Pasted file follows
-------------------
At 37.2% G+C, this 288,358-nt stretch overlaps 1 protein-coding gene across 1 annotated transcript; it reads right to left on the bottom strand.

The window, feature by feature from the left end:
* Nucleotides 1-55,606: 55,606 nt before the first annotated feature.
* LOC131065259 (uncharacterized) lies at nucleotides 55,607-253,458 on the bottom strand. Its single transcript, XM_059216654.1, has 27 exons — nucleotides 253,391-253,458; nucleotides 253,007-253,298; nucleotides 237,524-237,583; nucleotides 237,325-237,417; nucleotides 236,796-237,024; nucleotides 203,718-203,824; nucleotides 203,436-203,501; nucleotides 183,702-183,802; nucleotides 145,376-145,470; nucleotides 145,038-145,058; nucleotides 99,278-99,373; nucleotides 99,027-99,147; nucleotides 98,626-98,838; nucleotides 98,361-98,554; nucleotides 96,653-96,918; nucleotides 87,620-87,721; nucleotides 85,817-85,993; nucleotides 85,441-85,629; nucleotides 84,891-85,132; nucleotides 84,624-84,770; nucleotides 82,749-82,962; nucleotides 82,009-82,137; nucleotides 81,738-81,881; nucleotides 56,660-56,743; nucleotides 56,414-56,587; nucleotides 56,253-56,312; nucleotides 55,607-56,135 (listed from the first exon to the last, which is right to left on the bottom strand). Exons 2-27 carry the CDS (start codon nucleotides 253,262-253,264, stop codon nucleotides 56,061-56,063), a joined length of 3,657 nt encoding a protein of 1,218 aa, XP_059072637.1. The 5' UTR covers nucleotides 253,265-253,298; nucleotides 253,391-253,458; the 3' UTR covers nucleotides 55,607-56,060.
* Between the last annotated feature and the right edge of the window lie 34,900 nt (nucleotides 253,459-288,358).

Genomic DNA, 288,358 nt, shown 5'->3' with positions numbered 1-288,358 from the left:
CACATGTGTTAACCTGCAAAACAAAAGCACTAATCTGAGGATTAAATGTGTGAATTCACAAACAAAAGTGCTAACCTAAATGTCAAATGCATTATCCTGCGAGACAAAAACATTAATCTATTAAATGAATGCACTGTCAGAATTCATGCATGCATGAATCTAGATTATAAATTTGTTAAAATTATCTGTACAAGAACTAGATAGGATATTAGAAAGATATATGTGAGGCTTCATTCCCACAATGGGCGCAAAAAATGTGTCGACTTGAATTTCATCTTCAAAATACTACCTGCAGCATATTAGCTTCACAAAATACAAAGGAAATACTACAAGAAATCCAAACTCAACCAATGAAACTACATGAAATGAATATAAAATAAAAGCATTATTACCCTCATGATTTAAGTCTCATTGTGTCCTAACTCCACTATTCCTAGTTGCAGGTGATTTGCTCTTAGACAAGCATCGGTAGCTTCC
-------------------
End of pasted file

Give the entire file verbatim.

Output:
At 37.2% G+C, this 288,358-nt stretch overlaps 1 protein-coding gene across 1 annotated transcript; it reads right to left on the bottom strand.

The window, feature by feature from the left end:
* Nucleotides 1-55,606: 55,606 nt before the first annotated feature.
* LOC131065259 (uncharacterized) lies at nucleotides 55,607-253,458 on the bottom strand. Its single transcript, XM_059216654.1, has 27 exons — nucleotides 253,391-253,458; nucleotides 253,007-253,298; nucleotides 237,524-237,583; nucleotides 237,325-237,417; nucleotides 236,796-237,024; nucleotides 203,718-203,824; nucleotides 203,436-203,501; nucleotides 183,702-183,802; nucleotides 145,376-145,470; nucleotides 145,038-145,058; nucleotides 99,278-99,373; nucleotides 99,027-99,147; nucleotides 98,626-98,838; nucleotides 98,361-98,554; nucleotides 96,653-96,918; nucleotides 87,620-87,721; nucleotides 85,817-85,993; nucleotides 85,441-85,629; nucleotides 84,891-85,132; nucleotides 84,624-84,770; nucleotides 82,749-82,962; nucleotides 82,009-82,137; nucleotides 81,738-81,881; nucleotides 56,660-56,743; nucleotides 56,414-56,587; nucleotides 56,253-56,312; nucleotides 55,607-56,135 (listed from the first exon to the last, which is right to left on the bottom strand). Exons 2-27 carry the CDS (start codon nucleotides 253,262-253,264, stop codon nucleotides 56,061-56,063), a joined length of 3,657 nt encoding a protein of 1,218 aa, XP_059072637.1. The 5' UTR covers nucleotides 253,265-253,298; nucleotides 253,391-253,458; the 3' UTR covers nucleotides 55,607-56,060.
* Between the last annotated feature and the right edge of the window lie 34,900 nt (nucleotides 253,459-288,358).

Genomic DNA, 288,358 nt, shown 5'->3' with positions numbered 1-288,358 from the left:
CACATGTGTTAACCTGCAAAACAAAAGCACTAATCTGAGGATTAAATGTGTGAATTCACAAACAAAAGTGCTAACCTAAATGTCAAATGCATTATCCTGCGAGACAAAAACATTAATCTATTAAATGAATGCACTGTCAGAATTCATGCATGCATGAATCTAGATTATAAATTTGTTAAAATTATCTGTACAAGAACTAGATAGGATATTAGAAAGATATATGTGAGGCTTCATTCCCACAATGGGCGCAAAAAATGTGTCGACTTGAATTTCATCTTCAAAATACTACCTGCAGCATATTAGCTTCACAAAATACAAAGGAAATACTACAAGAAATCCAAACTCAACCAATGAAACTACATGAAATGAATATAAAATAAAAGCATTATTACCCTCATGATTTAAGTCTCATTGTGTCCTAACTCCACTATTCCTAGTTGCAGGTGATTTGCTCTTAGACAAGCATCGGTAGCTTCC